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Edward Liddle's Biographies of Irish Cricketers
Frederick John Fane
  • Born 30 January 1840 Wormsley Oxfordshire
  • Died 4 June 1923 Brentwood, Essex
  • Occupation Army Officer
  • Debut 11 May 1865 v United South of England XI at Rathmines
  • Cap Number 76
  • Style Right hand batsman
  • Teams Chatham Garrison, Knickerbockers, Gentlemen of Essex, The Cricket Company, Phoenix, Essex, NICC, Na Shuler, Curragh Garrison, Armagh

Frederick Fane was a sound upper order batsman who was, when his military duties allowed, much in demand for various sides in both England and Ireland. The son of an Anglican clergyman, Frederick Scrope Fane, a member of the family of the Earls of Westmorland, he was the younger brother of Edward Fane who was three years in the Eton College XI and also played a large amount of good club cricket.

Frederick was commissioned into the Gloucestershire Regiment at the age of 19 at which age he made his first appearance at Lord's for the Chatham Garrison against MCC, but made little impact. The hosts, incidentally, included Irish international Fred Ponsonby, co-founder of both I Zingari and Na Shuler, and two of the famous Walker brothers of Southgate. Three years later, opening the batting for the Gentlemen of Essex against the Gentlemen of Surrey, Frederick carried his bat for 53 through an innings of 121, despite some effective bowling from Cambridge Blue Edward Hartnell.

Shortly afterwards, by now married to Anna Louise Abbott, he was posted to Ireland, where he was to spend some time on and off over the next eight years. Though this was the era of the Fenian uprising and some serious riots in Belfast, some of which events he may well have been involved in attempting to quell, Frederick seems to have found plenty of time for cricket.

His most important match was for XXII of Ireland against the United South of England XI at Rathmines in May 1865, the first Irish match played at Observatory Lane. The match ended in a draw with Ireland, having bowled their visitors out for 59 finding themselves bowled out for 86 by Edgar Willsher and James Lillywhite, jnr, later England's first Test captain. Frederick was caught by legendary wicket keeper Tom Lockyer off Lillywhite for 0. USE made 171 in their second innings and there was no time for an Irish reply.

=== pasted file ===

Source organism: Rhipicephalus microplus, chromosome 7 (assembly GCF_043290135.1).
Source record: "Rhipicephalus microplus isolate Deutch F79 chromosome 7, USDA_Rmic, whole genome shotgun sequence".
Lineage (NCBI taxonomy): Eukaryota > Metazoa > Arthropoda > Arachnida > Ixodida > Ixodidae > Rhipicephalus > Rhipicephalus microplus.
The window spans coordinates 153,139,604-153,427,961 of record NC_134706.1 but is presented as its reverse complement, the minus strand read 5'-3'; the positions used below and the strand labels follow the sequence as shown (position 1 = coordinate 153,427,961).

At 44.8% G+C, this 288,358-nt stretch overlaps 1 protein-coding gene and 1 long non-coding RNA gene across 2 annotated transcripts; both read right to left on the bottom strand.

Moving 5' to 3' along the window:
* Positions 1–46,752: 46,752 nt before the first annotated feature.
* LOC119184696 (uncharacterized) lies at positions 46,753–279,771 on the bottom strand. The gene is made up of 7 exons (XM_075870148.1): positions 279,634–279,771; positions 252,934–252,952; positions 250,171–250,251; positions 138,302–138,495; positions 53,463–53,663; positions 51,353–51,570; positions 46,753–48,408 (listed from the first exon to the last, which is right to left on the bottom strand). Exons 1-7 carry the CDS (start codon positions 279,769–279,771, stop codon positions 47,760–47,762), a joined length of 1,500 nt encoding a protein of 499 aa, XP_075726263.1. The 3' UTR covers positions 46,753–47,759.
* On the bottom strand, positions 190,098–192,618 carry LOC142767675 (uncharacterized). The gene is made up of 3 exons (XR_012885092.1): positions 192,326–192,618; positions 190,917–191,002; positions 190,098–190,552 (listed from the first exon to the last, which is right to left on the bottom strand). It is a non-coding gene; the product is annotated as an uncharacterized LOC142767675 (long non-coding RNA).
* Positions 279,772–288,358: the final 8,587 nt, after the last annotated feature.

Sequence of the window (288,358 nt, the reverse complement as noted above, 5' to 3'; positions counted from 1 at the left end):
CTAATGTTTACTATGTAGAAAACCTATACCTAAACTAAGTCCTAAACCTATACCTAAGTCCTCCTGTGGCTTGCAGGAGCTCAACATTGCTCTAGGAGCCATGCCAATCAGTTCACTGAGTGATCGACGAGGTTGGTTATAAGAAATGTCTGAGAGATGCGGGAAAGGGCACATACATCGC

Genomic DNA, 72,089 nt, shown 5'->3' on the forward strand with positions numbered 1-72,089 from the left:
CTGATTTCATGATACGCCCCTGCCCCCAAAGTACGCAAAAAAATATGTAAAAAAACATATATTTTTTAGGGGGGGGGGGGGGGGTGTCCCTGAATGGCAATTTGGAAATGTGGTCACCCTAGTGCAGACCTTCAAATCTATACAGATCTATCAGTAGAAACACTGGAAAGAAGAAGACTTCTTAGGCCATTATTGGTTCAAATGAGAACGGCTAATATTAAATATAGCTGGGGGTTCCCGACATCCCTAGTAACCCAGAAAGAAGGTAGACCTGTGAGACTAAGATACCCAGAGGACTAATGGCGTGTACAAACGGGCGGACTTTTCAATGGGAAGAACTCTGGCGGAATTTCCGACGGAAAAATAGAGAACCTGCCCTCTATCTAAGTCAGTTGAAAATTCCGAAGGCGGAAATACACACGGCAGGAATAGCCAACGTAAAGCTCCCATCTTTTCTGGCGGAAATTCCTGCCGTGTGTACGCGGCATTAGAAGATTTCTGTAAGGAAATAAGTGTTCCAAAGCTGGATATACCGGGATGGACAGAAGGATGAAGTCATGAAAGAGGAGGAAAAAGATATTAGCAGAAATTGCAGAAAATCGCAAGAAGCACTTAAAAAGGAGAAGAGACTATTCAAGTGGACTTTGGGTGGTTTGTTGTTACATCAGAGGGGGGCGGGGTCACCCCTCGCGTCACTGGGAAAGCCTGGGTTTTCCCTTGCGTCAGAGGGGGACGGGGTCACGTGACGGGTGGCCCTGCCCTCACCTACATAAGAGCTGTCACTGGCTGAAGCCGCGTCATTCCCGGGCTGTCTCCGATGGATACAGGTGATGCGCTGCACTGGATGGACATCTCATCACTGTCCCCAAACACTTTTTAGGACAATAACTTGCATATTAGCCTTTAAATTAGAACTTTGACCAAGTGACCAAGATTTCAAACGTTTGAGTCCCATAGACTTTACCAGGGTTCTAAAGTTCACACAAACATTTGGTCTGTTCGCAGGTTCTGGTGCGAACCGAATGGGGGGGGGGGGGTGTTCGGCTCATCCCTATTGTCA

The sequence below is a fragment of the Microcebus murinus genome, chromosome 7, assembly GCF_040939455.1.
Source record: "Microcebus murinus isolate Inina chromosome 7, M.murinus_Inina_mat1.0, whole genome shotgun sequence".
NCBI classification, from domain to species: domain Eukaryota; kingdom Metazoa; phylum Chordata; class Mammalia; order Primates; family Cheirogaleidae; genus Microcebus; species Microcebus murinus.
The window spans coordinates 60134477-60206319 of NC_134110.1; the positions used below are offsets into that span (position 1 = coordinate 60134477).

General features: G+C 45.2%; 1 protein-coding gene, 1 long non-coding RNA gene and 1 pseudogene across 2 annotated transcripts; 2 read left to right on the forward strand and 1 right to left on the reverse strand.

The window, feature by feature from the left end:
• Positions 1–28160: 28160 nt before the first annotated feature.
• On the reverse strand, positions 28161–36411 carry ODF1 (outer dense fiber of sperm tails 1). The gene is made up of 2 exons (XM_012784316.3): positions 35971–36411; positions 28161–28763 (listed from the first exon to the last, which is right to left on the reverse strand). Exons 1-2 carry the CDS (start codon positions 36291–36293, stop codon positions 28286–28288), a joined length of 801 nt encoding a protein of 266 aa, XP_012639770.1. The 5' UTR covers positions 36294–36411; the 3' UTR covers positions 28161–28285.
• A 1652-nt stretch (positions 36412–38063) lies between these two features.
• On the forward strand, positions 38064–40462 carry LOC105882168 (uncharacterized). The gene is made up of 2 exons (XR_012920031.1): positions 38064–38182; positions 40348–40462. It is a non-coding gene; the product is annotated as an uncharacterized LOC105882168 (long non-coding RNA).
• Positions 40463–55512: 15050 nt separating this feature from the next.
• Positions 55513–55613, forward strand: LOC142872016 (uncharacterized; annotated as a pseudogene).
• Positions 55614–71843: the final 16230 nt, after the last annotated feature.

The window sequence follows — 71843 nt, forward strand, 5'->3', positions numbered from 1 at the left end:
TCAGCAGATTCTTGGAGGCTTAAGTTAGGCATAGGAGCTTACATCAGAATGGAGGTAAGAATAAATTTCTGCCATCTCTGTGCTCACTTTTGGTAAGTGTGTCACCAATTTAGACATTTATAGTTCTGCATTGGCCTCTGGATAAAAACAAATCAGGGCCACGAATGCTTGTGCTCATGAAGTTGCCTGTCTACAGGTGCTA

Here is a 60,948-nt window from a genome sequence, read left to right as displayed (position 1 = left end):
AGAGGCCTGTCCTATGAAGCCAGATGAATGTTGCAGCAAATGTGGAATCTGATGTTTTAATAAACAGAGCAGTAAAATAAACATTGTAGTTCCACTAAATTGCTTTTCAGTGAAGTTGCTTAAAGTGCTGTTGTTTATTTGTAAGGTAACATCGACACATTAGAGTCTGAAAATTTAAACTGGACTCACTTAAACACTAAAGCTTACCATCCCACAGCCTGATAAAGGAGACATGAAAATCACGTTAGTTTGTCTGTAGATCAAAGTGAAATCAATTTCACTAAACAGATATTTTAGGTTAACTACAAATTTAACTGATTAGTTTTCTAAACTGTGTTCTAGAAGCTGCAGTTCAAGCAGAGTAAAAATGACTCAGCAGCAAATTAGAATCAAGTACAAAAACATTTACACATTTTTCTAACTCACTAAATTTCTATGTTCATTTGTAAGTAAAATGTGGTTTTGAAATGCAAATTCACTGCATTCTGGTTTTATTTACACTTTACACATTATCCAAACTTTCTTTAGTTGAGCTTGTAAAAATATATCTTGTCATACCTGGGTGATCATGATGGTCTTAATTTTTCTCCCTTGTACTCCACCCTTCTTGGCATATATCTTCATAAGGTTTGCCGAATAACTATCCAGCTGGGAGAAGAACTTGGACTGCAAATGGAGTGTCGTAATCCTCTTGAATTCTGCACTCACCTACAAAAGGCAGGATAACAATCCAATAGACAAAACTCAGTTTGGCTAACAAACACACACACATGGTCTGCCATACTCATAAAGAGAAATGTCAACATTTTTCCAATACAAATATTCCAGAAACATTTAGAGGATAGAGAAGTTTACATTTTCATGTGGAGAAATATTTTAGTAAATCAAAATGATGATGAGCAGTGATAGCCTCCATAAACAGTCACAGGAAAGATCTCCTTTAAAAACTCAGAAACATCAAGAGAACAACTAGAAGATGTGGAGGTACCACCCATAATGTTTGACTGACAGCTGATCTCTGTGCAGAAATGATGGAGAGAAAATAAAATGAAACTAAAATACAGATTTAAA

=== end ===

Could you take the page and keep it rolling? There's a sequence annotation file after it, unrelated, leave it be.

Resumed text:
Later that summer Frederick played for Phoenix against a strong IZ side who won a rather one sided encounter by 9 wickets. The hosts were also at some strength with, including Frederick, nine who had appeared for Ireland. However they found the pace of William Parnell rather testing in both innings. Frederick did well in the first. Coming in at No 3, he presented a resolute defence, finishing undefeated on 25. However he failed in his second innings, being bowled for 1 by Parnell.

In 1866, he was a member of the Na Shuler side which took on NICC in a historic match, the first ever played on the Ormeau ground. Opening the batting for The Shulers, after they had won the toss, he soon lost his partner, another Irish international George Booth, who was out in the first over. However Frederick was then joined by JN Coddington in a stand which took the score to 87, before Fane was out for 32, bowled by key all-rounder Charles Stelfox who had arrived after the start of the match. Stelfox dominated much of the rest of the proceedings. North were forced to follow on but his bowling almost won the game for the hosts, the Shulers squeezing home by 3 wickets.

In 1872, apparently stationed in the north of the country, Frederick turned out for both Armagh and NICC. In the former year, playing for NICC, he was one of the few batsmen to make a showing against a strong IZ side. Coming in at No 3, after IZ had scored 185, he made 14* as the hosts crumbled for 61. He was again undefeated on that score in the second innings as North, with time running out, held on to draw the match om 39-6. The following summer, which he began by playing for Armagh, he also apperared for NICC against the Cathederal City on The Mall, scoring a fine 74 out of a total of 226. The hosts in a two-day match, just hung on for a draw with totals of 29 and 75-9. Back in The Curragh the following summer, he again played a lone hand against the Zingaros, making 24* and 33, both top scores, as his team-mates struggled against the round arm pace of Oxford Blue William Law.

1872 was an important year in his and Anna's life seeing the birth, at the Curragh Camp, of their first and only child Frederick Luther Fane, destined as a right hand batsman to captain both Essex and England and become the second of only three Irish born players to score a Test century, the others being Tom Horan of Australia and Eoin Morgan.

Back in England in the later 1870s he played several - non first class -matches for Essex, including one against Hertfordshire, where he was bowled for 0 in each innings by the splendidly named Valentine Adolphus Titchmarsh, a corpulent fast round armer, who later became a well-known umpire, but eventually died from locomotor ataxia.

The last match Frederick played in, of which a score has been seen, was for Essex against MCC at Chelmsford in 1877. He made 20 in the second innings, ending his career by being caught off master bowler Alfred Shaw.

Frederick John Fane retired from the Army as a Colonel. When he died at his home in Essex able to leave the then fairly large sum of 14560 to his son.